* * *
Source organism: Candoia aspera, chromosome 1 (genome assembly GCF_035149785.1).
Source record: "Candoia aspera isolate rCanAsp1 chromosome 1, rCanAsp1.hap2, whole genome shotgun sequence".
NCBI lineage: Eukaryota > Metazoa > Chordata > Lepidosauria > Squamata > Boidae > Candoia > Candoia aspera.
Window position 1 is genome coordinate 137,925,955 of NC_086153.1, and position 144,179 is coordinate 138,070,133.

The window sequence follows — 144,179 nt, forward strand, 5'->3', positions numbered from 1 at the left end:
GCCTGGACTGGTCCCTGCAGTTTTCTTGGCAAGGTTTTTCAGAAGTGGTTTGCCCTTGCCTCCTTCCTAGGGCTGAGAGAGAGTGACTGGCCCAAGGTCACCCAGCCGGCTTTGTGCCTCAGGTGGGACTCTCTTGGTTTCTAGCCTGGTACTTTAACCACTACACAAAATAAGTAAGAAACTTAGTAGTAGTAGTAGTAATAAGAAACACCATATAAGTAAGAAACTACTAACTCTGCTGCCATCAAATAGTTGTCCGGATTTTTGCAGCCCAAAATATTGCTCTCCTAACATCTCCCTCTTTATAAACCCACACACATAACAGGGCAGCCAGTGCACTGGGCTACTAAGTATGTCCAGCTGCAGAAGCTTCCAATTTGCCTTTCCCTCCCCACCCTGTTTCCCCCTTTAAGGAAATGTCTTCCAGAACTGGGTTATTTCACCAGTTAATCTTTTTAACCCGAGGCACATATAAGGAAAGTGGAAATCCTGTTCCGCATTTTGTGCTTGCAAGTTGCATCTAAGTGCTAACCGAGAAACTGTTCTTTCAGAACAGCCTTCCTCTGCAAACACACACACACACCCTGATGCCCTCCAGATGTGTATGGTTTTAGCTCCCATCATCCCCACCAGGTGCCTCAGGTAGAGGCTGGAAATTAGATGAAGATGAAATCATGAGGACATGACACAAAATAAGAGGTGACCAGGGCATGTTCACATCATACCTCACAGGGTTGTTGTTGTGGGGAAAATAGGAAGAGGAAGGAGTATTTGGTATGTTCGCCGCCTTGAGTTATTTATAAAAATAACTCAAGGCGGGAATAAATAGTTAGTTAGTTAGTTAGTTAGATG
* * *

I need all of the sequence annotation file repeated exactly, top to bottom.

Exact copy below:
Source organism: Candoia aspera, chromosome 1 (genome assembly GCF_035149785.1).
Source record: "Candoia aspera isolate rCanAsp1 chromosome 1, rCanAsp1.hap2, whole genome shotgun sequence".
NCBI lineage: Eukaryota > Metazoa > Chordata > Lepidosauria > Squamata > Boidae > Candoia > Candoia aspera.
Window position 1 is genome coordinate 137,925,955 of NC_086153.1, and position 144,179 is coordinate 138,070,133.

The window sequence follows — 144,179 nt, forward strand, 5'->3', positions numbered from 1 at the left end:
GCCTGGACTGGTCCCTGCAGTTTTCTTGGCAAGGTTTTTCAGAAGTGGTTTGCCCTTGCCTCCTTCCTAGGGCTGAGAGAGAGTGACTGGCCCAAGGTCACCCAGCCGGCTTTGTGCCTCAGGTGGGACTCTCTTGGTTTCTAGCCTGGTACTTTAACCACTACACAAAATAAGTAAGAAACTTAGTAGTAGTAGTAGTAATAAGAAACACCATATAAGTAAGAAACTACTAACTCTGCTGCCATCAAATAGTTGTCCGGATTTTTGCAGCCCAAAATATTGCTCTCCTAACATCTCCCTCTTTATAAACCCACACACATAACAGGGCAGCCAGTGCACTGGGCTACTAAGTATGTCCAGCTGCAGAAGCTTCCAATTTGCCTTTCCCTCCCCACCCTGTTTCCCCCTTTAAGGAAATGTCTTCCAGAACTGGGTTATTTCACCAGTTAATCTTTTTAACCCGAGGCACATATAAGGAAAGTGGAAATCCTGTTCCGCATTTTGTGCTTGCAAGTTGCATCTAAGTGCTAACCGAGAAACTGTTCTTTCAGAACAGCCTTCCTCTGCAAACACACACACACACCCTGATGCCCTCCAGATGTGTATGGTTTTAGCTCCCATCATCCCCACCAGGTGCCTCAGGTAGAGGCTGGAAATTAGATGAAGATGAAATCATGAGGACATGACACAAAATAAGAGGTGACCAGGGCATGTTCACATCATACCTCACAGGGTTGTTGTTGTGGGGAAAATAGGAAGAGGAAGGAGTATTTGGTATGTTCGCCGCCTTGAGTTATTTATAAAAATAACTCAAGGCGGGAATAAATAGTTAGTTAGTTAGTTAGTTAGATG